Please Note: This article is written for users of the following Microsoft Excel versions: 2007, 2010, 2013, and 2016. If you are using an earlier version (Excel 2003 or earlier), this tip may not work for you. For a version of this tip written specifically for earlier versions of Excel, click here: Throwing Out the Lowest Score.

Throwing Out the Lowest Score

by Allen Wyatt
(last updated November 5, 2016)

1

I remember when I was in junior high school, my algebra teacher (Mr. Jones) would periodically take pity on us and institute a grading plan that was actually quite helpful. Mr. Jones would take a look at all our quiz scores for the grading period, and then throw out the lowest score. (Sometimes I think that is all that got me through his class.)

Using Excel, Mr. Jones could easily have automated the throwing out of the lowest score. For instance, let's say that the quiz scores for the period were in cells B3:B12. Putting the following in cell B13 provides a total for the scores:

=SUM(B3:B12)

This isn't exactly what is wanted, since the lowest score is still figured into the total. To throw out the lowest score, simply change the formula in B13 to the following:

=SUM(B3:B12)-SMALL(B3:B12,1)

The SMALL worksheet function returns, in this case, the lowest score in the range. When that is subtracted from the total, the result is that the lowest score is removed from the mix. You could also use a slightly different formula to remove the lowest score:

=SUM(B3:B12)-MIN(B3:B12)

Either approach will work fine.

(Mr. Jones would have been more impressed with this than he was with my algebra skills.)

ExcelTips is your source for cost-effective Microsoft Excel training. This tip (12358) applies to Microsoft Excel 2007, 2010, 2013, and 2016. You can find a version of this tip for the older menu interface of Excel here: Throwing Out the Lowest Score.

Author Bio

Allen Wyatt

With more than 50 non-fiction books and numerous magazine articles to his credit, Allen Wyatt is an internationally recognized author. He is president of Sharon Parq Associates, a computer and publishing services company. ...

MORE FROM ALLEN

Setting Up Custom AutoFiltering

The filtering capabilities of Excel are very helpful when you are working with large sets of data. You can create a ...

Discover More

Recognizing a Header Row when Sorting

When you sort data in a worksheet, there are a couple ways you can do it. Using the simple way can result in ...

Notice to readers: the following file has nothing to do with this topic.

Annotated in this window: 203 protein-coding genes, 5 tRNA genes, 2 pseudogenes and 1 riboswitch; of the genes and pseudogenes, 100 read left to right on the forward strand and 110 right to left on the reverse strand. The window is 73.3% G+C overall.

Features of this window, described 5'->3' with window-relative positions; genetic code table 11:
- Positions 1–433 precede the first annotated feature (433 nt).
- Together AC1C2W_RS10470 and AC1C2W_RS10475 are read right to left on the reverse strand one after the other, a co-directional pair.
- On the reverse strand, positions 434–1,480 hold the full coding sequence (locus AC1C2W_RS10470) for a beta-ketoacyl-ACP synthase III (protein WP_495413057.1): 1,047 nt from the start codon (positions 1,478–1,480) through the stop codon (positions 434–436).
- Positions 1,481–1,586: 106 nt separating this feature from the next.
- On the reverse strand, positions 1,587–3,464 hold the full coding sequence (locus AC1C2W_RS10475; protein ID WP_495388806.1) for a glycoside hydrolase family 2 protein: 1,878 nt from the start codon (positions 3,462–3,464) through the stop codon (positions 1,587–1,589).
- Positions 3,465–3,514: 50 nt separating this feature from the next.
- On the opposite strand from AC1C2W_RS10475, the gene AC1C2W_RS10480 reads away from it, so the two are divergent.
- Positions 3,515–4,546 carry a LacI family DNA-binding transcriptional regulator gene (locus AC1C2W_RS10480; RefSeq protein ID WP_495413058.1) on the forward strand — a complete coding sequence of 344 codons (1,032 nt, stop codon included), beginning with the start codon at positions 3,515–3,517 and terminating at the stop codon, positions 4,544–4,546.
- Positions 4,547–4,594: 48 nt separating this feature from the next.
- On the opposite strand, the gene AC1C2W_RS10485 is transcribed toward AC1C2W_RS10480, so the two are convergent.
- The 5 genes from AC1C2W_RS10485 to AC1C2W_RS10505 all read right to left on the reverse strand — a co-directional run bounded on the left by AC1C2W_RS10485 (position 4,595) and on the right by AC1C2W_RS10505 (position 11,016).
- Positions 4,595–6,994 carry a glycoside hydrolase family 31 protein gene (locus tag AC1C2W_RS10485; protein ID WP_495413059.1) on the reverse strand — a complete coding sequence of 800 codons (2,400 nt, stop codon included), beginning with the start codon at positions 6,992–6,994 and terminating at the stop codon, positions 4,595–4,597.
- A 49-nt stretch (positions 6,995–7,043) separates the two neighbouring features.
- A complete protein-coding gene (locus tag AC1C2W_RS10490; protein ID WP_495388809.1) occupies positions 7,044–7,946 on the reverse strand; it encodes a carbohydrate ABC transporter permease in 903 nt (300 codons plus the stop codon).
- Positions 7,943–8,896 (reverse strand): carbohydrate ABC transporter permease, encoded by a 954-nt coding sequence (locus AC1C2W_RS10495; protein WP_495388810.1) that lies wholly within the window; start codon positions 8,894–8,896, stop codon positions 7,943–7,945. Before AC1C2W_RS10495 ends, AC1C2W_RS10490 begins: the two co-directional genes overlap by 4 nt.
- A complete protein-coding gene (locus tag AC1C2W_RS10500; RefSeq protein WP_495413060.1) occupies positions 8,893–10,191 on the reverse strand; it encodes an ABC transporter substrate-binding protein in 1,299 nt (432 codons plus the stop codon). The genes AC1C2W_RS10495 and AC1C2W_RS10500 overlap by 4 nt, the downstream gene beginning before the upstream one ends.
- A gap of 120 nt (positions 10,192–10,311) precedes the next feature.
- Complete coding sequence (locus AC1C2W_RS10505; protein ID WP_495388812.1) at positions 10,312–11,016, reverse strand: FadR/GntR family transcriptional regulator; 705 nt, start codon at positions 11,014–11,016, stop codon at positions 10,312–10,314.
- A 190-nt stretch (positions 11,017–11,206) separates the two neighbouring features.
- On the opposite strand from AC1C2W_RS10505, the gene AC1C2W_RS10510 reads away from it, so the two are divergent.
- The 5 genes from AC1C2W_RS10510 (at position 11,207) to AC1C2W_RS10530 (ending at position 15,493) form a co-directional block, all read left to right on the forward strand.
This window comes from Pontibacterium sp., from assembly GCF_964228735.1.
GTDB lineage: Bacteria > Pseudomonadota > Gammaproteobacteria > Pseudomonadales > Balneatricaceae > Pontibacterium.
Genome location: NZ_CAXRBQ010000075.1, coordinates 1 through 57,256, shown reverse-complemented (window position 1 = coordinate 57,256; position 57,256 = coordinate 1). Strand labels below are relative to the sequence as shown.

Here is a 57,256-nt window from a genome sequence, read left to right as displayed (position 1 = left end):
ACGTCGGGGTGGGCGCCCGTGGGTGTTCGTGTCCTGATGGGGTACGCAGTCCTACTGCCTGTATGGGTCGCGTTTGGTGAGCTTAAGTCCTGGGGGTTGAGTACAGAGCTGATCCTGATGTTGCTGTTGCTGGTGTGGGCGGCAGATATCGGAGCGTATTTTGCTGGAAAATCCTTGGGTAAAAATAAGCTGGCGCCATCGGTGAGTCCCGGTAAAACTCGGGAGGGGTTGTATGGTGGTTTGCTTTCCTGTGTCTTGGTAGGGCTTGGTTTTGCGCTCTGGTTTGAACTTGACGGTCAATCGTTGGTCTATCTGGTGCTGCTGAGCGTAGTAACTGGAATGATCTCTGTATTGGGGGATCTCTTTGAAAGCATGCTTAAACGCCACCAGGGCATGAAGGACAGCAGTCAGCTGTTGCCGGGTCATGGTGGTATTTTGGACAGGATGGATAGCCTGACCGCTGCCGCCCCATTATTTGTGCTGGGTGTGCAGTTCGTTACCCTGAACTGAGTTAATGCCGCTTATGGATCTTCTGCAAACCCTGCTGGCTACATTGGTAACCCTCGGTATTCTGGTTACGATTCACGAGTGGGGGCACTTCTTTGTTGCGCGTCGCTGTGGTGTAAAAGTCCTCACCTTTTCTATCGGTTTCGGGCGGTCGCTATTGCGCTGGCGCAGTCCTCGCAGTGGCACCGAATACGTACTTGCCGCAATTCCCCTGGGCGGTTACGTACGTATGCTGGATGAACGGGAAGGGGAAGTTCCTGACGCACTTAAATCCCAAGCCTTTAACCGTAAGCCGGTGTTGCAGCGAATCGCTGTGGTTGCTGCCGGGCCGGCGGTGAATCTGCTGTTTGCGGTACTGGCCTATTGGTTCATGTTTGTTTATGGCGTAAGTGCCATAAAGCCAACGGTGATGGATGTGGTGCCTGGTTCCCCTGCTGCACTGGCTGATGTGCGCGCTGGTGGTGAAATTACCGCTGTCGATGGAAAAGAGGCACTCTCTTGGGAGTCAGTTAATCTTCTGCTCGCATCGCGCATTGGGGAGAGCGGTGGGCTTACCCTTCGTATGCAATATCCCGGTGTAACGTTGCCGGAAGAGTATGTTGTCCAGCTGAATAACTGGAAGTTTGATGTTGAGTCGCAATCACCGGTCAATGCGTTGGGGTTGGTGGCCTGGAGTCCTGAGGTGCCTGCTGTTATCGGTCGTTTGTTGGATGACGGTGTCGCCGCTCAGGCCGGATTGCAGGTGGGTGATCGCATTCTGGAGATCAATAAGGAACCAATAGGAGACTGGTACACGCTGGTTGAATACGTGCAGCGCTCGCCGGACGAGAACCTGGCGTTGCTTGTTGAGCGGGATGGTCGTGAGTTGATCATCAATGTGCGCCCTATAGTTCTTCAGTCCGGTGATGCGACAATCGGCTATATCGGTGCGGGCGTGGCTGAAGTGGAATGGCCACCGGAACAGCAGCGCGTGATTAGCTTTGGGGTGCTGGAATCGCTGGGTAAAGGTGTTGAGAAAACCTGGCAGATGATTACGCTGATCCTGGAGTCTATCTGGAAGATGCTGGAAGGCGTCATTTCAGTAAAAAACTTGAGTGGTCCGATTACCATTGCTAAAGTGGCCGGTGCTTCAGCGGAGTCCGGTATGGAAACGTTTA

Discover More

Aligning a Paragraph in a Macro

If you are applying formatting from within a macro, you may want to change the alignment of various paragraphs. Here's ...

Discover More

Professional Development Guidance! Four world-class developers offer start-to-finish guidance for building powerful, robust, and secure applications with Excel. The authors show how to consistently make the right design decisions and make the most of Excel's powerful features. Check out Professional Excel Development today!

More ExcelTips (ribbon)

Extracting a State and a ZIP Code

Excel is often used to process or edit data in some way. For example, you may have a bunch of addresses from which you ...

Discover More

Developing Reciprocal Conversion Formulas

When converting between measurement systems, you might want to use two cells for each type of measurement. Make a change ...

Discover More

Last Non-Zero Value in a Row

If you have a lot of values in a single row, you might want to pull the last non-zero value from that row. There are a ...

Discover More
Subscribe

FREE SERVICE: Get tips like this every week in ExcelTips, a free productivity newsletter. Enter your address and click "Subscribe."

View most recent newsletter.

Comments

If you would like to add an image to your comment (not an avatar, but an image to help in making the point of your comment), include the characters [{fig}] in your comment text. You’ll be prompted to upload your image when you submit the comment. Maximum image size is 6Mpixels. Images larger than 600px wide or 1000px tall will be reduced. Up to three images may be included in a comment. All images are subject to review. Commenting privileges may be curtailed if inappropriate images are posted.

What is four more than 7?

2017-07-21 15:09:55

Dennis Costello

Another use case for this is in scoring race results in a yacht regatta. A common approach (I suspect variations on this theme apply in other sports, too) is to award 3/4 of a point to whoever comes in first in a given race, 2 points to the second-place finisher, 3 points to the third, etc. Your score for the regatta is the sum of your score for all the races - obviously lower scores are better. But you get to "throw out" your worst (highest points) result in forming your total.

In this case, you'd use either the LARGE or MAX functions, instead of SMALL or MIN, in the formulae that Allen cites above. The LARGE function has the advantage of allowing two throwouts (which you might have in a season-long race series, for instance).


This Site

Got a version of Excel that uses the ribbon interface (Excel 2007 or later)? This site is for you! If you use an earlier version of Excel, visit our ExcelTips site focusing on the menu interface.

Newest Tips
Subscribe

FREE SERVICE: Get tips like this every week in ExcelTips, a free productivity newsletter. Enter your address and click "Subscribe."

(Your e-mail address is not shared with anyone, ever.)

View the most recent newsletter.